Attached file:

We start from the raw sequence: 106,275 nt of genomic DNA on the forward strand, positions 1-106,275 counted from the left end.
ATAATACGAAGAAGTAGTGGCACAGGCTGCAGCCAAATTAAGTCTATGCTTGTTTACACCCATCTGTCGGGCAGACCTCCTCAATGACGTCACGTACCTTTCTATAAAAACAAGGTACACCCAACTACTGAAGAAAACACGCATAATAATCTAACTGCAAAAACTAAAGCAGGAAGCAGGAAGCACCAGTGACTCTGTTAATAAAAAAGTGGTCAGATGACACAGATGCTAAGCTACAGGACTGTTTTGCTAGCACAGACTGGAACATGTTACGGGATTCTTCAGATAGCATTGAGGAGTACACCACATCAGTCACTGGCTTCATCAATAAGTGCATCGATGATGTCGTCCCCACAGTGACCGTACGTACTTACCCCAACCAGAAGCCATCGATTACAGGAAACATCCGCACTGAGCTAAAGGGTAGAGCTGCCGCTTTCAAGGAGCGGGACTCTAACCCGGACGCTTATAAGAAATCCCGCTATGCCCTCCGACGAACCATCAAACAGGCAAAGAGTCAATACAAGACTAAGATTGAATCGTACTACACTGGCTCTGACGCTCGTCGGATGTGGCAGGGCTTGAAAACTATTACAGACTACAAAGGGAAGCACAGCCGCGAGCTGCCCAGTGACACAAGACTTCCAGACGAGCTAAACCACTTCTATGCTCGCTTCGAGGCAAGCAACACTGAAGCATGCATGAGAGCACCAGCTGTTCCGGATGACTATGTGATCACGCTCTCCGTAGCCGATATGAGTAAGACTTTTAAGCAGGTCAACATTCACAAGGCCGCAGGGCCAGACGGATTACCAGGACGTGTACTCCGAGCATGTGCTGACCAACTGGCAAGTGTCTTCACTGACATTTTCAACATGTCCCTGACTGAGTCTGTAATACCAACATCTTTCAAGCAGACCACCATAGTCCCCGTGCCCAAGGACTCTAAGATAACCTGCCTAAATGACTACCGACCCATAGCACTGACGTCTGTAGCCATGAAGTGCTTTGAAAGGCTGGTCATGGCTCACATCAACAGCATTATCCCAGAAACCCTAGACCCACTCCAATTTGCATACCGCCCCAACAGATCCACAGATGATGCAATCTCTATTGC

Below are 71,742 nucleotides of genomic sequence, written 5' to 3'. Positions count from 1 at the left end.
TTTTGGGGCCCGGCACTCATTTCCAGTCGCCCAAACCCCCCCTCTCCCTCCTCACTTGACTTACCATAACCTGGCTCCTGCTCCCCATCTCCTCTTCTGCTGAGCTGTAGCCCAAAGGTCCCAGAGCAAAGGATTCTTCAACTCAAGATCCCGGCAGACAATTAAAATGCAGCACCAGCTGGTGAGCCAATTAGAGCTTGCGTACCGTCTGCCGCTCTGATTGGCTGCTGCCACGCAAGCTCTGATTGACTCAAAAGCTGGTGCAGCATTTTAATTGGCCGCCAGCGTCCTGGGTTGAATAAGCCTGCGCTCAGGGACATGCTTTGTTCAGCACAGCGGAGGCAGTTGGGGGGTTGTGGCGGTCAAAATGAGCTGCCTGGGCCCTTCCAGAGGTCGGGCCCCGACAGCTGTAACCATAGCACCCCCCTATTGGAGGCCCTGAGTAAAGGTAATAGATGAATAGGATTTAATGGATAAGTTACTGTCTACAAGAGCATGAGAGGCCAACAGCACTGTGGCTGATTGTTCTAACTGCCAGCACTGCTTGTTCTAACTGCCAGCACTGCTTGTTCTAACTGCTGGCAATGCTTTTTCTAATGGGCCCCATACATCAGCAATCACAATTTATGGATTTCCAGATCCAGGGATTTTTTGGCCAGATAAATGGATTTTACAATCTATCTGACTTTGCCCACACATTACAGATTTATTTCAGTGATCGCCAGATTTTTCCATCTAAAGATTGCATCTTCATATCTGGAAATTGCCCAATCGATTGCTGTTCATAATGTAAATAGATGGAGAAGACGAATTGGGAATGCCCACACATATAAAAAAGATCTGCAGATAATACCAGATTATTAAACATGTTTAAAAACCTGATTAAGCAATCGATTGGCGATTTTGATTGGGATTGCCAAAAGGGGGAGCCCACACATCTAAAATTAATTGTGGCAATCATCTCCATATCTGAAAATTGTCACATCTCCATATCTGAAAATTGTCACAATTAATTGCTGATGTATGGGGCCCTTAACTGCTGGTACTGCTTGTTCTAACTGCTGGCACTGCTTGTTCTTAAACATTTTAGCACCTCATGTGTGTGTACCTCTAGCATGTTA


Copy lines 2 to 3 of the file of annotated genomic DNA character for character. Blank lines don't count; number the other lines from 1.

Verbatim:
ATAATACGAAGAAGTAGTGGCACAGGCTGCAGCCAAATTAAGTCTATGCTTGTTTACACCCATCTGTCGGGCAGACCTCCTCAATGACGTCACGTACCTTTCTATAAAAACAAGGTACACCCAACTACTGAAGAAAACACGCATAATAATCTAACTGCAAAAACTAAAGCAGGAAGCAGGAAGCACCAGTGACTCTGTTAATAAAAAAGTGGTCAGATGACACAGATGCTAAGCTACAGGACTGTTTTGCTAGCACAGACTGGAACATGTTACGGGATTCTTCAGATAGCATTGAGGAGTACACCACATCAGTCACTGGCTTCATCAATAAGTGCATCGATGATGTCGTCCCCACAGTGACCGTACGTACTTACCCCAACCAGAAGCCATCGATTACAGGAAACATCCGCACTGAGCTAAAGGGTAGAGCTGCCGCTTTCAAGGAGCGGGACTCTAACCCGGACGCTTATAAGAAATCCCGCTATGCCCTCCGACGAACCATCAAACAGGCAAAGAGTCAATACAAGACTAAGATTGAATCGTACTACACTGGCTCTGACGCTCGTCGGATGTGGCAGGGCTTGAAAACTATTACAGACTACAAAGGGAAGCACAGCCGCGAGCTGCCCAGTGACACAAGACTTCCAGACGAGCTAAACCACTTCTATGCTCGCTTCGAGGCAAGCAACACTGAAGCATGCATGAGAGCACCAGCTGTTCCGGATGACTATGTGATCACGCTCTCCGTAGCCGATATGAGTAAGACTTTTAAGCAGGTCAACATTCACAAGGCCGCAGGGCCAGACGGATTACCAGGACGTGTACTCCGAGCATGTGCTGACCAACTGGCAAGTGTCTTCACTGACATTTTCAACATGTCCCTGACTGAGTCTGTAATACCAACATCTTTCAAGCAGACCACCATAGTCCCCGTGCCCAAGGACTCTAAGATAACCTGCCTAAATGACTACCGACCCATAGCACTGACGTCTGTAGCCATGAAGTGCTTTGAAAGGCTGGTCATGGCTCACATCAACAGCATTATCCCAGAAACCCTAGACCCACTCCAATTTGCATACCGCCCCAACAGATCCACAGATGATGCAATCTCTATTGC

Below are 71,742 nucleotides of genomic sequence, written 5' to 3'. Positions count from 1 at the left end.